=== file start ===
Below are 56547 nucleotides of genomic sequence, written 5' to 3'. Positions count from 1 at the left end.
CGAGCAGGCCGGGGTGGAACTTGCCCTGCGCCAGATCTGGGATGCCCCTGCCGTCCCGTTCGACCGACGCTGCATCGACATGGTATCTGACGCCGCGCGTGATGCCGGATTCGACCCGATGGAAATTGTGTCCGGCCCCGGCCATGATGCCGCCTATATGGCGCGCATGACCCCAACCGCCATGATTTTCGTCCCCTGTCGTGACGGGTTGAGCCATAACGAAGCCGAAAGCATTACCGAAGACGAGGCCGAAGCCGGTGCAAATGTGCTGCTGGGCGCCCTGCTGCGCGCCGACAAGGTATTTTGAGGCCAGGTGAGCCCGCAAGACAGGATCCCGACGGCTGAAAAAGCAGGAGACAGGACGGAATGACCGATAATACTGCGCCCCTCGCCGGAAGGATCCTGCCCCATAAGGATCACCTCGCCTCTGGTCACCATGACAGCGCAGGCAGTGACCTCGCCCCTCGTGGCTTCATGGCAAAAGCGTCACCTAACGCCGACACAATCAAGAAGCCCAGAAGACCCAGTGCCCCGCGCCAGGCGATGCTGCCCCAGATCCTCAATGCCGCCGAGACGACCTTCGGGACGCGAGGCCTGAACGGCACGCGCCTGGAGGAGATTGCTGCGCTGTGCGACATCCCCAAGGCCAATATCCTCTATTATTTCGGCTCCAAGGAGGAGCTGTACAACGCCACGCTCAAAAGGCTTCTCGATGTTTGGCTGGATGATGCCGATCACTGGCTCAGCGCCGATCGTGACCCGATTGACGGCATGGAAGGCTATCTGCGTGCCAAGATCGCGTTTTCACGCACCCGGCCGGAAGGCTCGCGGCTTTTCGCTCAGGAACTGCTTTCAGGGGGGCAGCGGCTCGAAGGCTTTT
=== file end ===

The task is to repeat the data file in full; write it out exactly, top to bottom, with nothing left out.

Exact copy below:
Below are 56547 nucleotides of genomic sequence, written 5' to 3'. Positions count from 1 at the left end.
CGAGCAGGCCGGGGTGGAACTTGCCCTGCGCCAGATCTGGGATGCCCCTGCCGTCCCGTTCGACCGACGCTGCATCGACATGGTATCTGACGCCGCGCGTGATGCCGGATTCGACCCGATGGAAATTGTGTCCGGCCCCGGCCATGATGCCGCCTATATGGCGCGCATGACCCCAACCGCCATGATTTTCGTCCCCTGTCGTGACGGGTTGAGCCATAACGAAGCCGAAAGCATTACCGAAGACGAGGCCGAAGCCGGTGCAAATGTGCTGCTGGGCGCCCTGCTGCGCGCCGACAAGGTATTTTGAGGCCAGGTGAGCCCGCAAGACAGGATCCCGACGGCTGAAAAAGCAGGAGACAGGACGGAATGACCGATAATACTGCGCCCCTCGCCGGAAGGATCCTGCCCCATAAGGATCACCTCGCCTCTGGTCACCATGACAGCGCAGGCAGTGACCTCGCCCCTCGTGGCTTCATGGCAAAAGCGTCACCTAACGCCGACACAATCAAGAAGCCCAGAAGACCCAGTGCCCCGCGCCAGGCGATGCTGCCCCAGATCCTCAATGCCGCCGAGACGACCTTCGGGACGCGAGGCCTGAACGGCACGCGCCTGGAGGAGATTGCTGCGCTGTGCGACATCCCCAAGGCCAATATCCTCTATTATTTCGGCTCCAAGGAGGAGCTGTACAACGCCACGCTCAAAAGGCTTCTCGATGTTTGGCTGGATGATGCCGATCACTGGCTCAGCGCCGATCGTGACCCGATTGACGGCATGGAAGGCTATCTGCGTGCCAAGATCGCGTTTTCACGCACCCGGCCGGAAGGCTCGCGGCTTTTCGCTCAGGAACTGCTTTCAGGGGGGCAGCGGCTCGAAGGCTTTT